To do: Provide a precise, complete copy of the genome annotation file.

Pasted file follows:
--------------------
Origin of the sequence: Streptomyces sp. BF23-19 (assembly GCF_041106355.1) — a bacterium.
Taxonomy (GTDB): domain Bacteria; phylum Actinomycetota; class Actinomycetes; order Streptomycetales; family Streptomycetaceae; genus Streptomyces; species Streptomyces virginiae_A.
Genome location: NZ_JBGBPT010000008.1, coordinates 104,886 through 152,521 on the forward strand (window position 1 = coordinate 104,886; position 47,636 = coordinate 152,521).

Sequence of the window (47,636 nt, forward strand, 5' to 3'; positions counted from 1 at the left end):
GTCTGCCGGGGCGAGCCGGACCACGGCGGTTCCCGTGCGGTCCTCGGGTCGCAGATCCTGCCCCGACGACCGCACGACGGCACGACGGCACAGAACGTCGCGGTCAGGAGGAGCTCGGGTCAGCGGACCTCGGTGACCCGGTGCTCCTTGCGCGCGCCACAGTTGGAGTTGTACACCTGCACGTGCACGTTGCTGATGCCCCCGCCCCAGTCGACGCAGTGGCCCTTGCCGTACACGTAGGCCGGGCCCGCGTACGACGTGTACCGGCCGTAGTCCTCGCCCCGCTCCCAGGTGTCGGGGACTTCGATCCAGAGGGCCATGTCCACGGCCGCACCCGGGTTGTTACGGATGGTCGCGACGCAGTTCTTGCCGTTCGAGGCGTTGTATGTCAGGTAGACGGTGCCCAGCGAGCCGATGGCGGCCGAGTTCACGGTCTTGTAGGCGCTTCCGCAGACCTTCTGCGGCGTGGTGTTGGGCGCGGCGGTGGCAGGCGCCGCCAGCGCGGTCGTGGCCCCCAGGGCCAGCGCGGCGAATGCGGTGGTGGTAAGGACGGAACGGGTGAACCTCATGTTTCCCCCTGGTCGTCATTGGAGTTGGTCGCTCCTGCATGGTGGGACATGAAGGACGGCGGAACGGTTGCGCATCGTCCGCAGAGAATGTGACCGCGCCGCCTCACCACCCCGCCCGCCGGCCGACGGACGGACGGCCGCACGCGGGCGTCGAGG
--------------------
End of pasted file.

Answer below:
Origin of the sequence: Streptomyces sp. BF23-19 (assembly GCF_041106355.1) — a bacterium.
Taxonomy (GTDB): domain Bacteria; phylum Actinomycetota; class Actinomycetes; order Streptomycetales; family Streptomycetaceae; genus Streptomyces; species Streptomyces virginiae_A.
Genome location: NZ_JBGBPT010000008.1, coordinates 104,886 through 152,521 on the forward strand (window position 1 = coordinate 104,886; position 47,636 = coordinate 152,521).

Sequence of the window (47,636 nt, forward strand, 5' to 3'; positions counted from 1 at the left end):
GTCTGCCGGGGCGAGCCGGACCACGGCGGTTCCCGTGCGGTCCTCGGGTCGCAGATCCTGCCCCGACGACCGCACGACGGCACGACGGCACAGAACGTCGCGGTCAGGAGGAGCTCGGGTCAGCGGACCTCGGTGACCCGGTGCTCCTTGCGCGCGCCACAGTTGGAGTTGTACACCTGCACGTGCACGTTGCTGATGCCCCCGCCCCAGTCGACGCAGTGGCCCTTGCCGTACACGTAGGCCGGGCCCGCGTACGACGTGTACCGGCCGTAGTCCTCGCCCCGCTCCCAGGTGTCGGGGACTTCGATCCAGAGGGCCATGTCCACGGCCGCACCCGGGTTGTTACGGATGGTCGCGACGCAGTTCTTGCCGTTCGAGGCGTTGTATGTCAGGTAGACGGTGCCCAGCGAGCCGATGGCGGCCGAGTTCACGGTCTTGTAGGCGCTTCCGCAGACCTTCTGCGGCGTGGTGTTGGGCGCGGCGGTGGCAGGCGCCGCCAGCGCGGTCGTGGCCCCCAGGGCCAGCGCGGCGAATGCGGTGGTGGTAAGGACGGAACGGGTGAACCTCATGTTTCCCCCTGGTCGTCATTGGAGTTGGTCGCTCCTGCATGGTGGGACATGAAGGACGGCGGAACGGTTGCGCATCGTCCGCAGAGAATGTGACCGCGCCGCCTCACCACCCCGCCCGCCGGCCGACGGACGGACGGCCGCACGCGGGCGTCGAGG